"The figures are flourishing while the people are dying": currency, commons and aspirations in Volos, Greece
(Institute for Social Research Frankfurt Main)
Paper short abstract:
The TEM network in Volos, Greece, operates a complementary currency to cope with the effects of crisis and austerity. The paper engages with the constant struggles to navigate towards their heterotopia of a currency as commons. The paper is based on exploratory fieldwork for a PhD thesis.
Paper long abstract:
In Volos, Greece, a heterogeneous coalition of activists are operating the TEM complementary currency scheme as resistant practice to policies of austerity and neoliberalism. Around 800 members, from individuals to businesses and the city council, use the TEM as means of payment for services provided by other members. The network runs a market, an office and several other activities including housing for homeless and refugees as well as an associated cultural centre in a squat. Their resistant spatial and economic practices center on the organisers' aspiration for a future that values solidarity, horizontal organisations and spaces of fear turned into spaces of hope (Harvey 2000). As resistance to austerity policies, understood as an income generation game for economic elites, the TEM members are renegotiating currency as commons - issued and used by the members of the network. The paper will engage theoretically with the question of currency as commons as well as ethnographically with the struggles of the TEM network to create a sustainable and nonexploitative community. Through the operation of the currency scheme, issues of financialisation, discrimination and the politics of capacities are materialised and subject to debate. The paper will argue for understanding currencies as values in practice and discuss the coalitions of the network as a way of navigating towards the heterotopia of an alternative means of exchange challenging the existing economical regime. The paper is based on exploratory fieldwork and interviews for a PhD thesis.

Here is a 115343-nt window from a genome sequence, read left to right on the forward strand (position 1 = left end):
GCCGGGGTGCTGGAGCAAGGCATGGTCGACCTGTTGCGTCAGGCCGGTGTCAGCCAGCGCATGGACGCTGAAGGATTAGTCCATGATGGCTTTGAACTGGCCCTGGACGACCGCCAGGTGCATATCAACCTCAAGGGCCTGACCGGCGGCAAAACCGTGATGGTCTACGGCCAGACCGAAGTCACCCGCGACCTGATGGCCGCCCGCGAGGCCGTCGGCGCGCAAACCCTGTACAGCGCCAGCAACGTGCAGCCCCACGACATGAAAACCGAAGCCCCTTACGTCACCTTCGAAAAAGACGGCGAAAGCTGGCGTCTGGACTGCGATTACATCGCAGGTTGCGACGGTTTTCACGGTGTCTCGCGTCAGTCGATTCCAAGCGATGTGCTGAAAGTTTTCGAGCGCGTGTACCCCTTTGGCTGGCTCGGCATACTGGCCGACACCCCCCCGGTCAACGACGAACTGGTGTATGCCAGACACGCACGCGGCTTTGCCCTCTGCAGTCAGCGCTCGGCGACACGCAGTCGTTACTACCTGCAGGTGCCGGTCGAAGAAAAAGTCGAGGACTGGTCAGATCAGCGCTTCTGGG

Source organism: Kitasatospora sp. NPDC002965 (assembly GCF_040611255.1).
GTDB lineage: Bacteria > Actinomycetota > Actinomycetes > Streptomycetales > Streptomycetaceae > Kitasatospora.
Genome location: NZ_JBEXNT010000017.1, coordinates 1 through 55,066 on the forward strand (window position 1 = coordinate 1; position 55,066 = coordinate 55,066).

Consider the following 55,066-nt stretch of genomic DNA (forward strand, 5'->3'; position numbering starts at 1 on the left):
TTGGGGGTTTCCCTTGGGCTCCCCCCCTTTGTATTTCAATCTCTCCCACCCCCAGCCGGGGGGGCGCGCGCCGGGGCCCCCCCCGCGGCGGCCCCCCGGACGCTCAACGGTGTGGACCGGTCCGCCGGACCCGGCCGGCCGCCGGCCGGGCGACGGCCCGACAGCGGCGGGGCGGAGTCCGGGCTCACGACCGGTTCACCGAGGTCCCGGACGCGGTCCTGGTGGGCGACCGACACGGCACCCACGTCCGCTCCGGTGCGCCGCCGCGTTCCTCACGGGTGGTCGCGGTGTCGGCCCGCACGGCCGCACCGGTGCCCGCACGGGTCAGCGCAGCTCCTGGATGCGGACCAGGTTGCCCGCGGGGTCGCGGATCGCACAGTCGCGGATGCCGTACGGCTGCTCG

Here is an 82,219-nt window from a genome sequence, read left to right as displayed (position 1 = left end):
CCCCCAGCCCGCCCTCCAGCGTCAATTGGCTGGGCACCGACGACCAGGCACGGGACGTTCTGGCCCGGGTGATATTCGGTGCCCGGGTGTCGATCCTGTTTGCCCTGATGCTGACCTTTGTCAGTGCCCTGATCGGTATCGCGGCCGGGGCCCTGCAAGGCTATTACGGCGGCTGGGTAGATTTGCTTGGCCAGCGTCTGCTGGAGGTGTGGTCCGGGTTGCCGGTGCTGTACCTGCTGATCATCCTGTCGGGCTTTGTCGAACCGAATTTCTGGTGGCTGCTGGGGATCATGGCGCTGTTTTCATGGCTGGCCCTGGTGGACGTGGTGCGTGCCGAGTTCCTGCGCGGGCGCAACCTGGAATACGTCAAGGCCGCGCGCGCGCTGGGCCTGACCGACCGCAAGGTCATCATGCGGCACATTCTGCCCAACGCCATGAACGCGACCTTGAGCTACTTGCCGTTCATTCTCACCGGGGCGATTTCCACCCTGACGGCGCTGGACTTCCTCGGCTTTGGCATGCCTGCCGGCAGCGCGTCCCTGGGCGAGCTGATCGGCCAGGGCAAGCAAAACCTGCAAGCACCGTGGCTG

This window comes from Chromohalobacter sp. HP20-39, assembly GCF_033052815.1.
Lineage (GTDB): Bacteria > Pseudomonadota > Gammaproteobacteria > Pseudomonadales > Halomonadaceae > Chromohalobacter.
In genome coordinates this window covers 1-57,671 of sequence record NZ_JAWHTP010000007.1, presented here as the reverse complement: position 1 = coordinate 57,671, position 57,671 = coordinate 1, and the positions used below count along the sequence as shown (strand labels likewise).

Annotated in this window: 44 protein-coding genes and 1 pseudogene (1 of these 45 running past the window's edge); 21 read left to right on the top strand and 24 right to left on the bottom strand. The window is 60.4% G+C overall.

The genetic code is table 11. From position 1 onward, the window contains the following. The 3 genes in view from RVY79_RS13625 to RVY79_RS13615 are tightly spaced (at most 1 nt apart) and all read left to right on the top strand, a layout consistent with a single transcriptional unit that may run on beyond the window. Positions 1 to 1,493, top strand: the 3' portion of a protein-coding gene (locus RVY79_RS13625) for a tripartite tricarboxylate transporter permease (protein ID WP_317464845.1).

Governing urban commons